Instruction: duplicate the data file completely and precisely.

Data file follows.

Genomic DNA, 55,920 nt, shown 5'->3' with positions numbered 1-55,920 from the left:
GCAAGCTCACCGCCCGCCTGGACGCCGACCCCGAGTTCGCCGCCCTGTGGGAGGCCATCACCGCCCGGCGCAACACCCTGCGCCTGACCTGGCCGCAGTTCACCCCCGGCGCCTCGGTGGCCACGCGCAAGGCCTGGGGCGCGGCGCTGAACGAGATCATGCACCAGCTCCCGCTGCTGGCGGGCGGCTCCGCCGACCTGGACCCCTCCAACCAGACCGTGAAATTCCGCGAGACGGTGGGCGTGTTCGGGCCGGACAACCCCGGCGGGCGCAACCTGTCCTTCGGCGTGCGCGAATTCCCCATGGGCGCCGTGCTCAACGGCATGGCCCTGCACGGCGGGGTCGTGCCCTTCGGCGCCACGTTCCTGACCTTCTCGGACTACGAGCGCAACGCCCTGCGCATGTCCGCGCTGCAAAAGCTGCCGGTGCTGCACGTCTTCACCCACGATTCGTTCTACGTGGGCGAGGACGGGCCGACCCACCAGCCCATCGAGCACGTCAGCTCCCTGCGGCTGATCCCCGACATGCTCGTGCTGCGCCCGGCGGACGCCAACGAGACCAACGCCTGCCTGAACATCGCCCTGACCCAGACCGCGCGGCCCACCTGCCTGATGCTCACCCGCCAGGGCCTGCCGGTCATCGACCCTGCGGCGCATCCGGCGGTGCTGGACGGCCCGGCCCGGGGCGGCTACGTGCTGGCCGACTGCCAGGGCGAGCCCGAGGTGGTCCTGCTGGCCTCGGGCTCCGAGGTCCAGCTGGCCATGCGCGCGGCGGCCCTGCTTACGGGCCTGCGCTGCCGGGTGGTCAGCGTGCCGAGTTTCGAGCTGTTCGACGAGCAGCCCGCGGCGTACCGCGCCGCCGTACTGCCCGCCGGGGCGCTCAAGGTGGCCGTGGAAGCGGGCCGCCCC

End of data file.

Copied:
Genomic DNA, 55,920 nt, shown 5'->3' with positions numbered 1-55,920 from the left:
GCAAGCTCACCGCCCGCCTGGACGCCGACCCCGAGTTCGCCGCCCTGTGGGAGGCCATCACCGCCCGGCGCAACACCCTGCGCCTGACCTGGCCGCAGTTCACCCCCGGCGCCTCGGTGGCCACGCGCAAGGCCTGGGGCGCGGCGCTGAACGAGATCATGCACCAGCTCCCGCTGCTGGCGGGCGGCTCCGCCGACCTGGACCCCTCCAACCAGACCGTGAAATTCCGCGAGACGGTGGGCGTGTTCGGGCCGGACAACCCCGGCGGGCGCAACCTGTCCTTCGGCGTGCGCGAATTCCCCATGGGCGCCGTGCTCAACGGCATGGCCCTGCACGGCGGGGTCGTGCCCTTCGGCGCCACGTTCCTGACCTTCTCGGACTACGAGCGCAACGCCCTGCGCATGTCCGCGCTGCAAAAGCTGCCGGTGCTGCACGTCTTCACCCACGATTCGTTCTACGTGGGCGAGGACGGGCCGACCCACCAGCCCATCGAGCACGTCAGCTCCCTGCGGCTGATCCCCGACATGCTCGTGCTGCGCCCGGCGGACGCCAACGAGACCAACGCCTGCCTGAACATCGCCCTGACCCAGACCGCGCGGCCCACCTGCCTGATGCTCACCCGCCAGGGCCTGCCGGTCATCGACCCTGCGGCGCATCCGGCGGTGCTGGACGGCCCGGCCCGGGGCGGCTACGTGCTGGCCGACTGCCAGGGCGAGCCCGAGGTGGTCCTGCTGGCCTCGGGCTCCGAGGTCCAGCTGGCCATGCGCGCGGCGGCCCTGCTTACGGGCCTGCGCTGCCGGGTGGTCAGCGTGCCGAGTTTCGAGCTGTTCGACGAGCAGCCCGCGGCGTACCGCGCCGCCGTACTGCCCGCCGGGGCGCTCAAGGTGGCCGTGGAAGCGGGCCGCCCC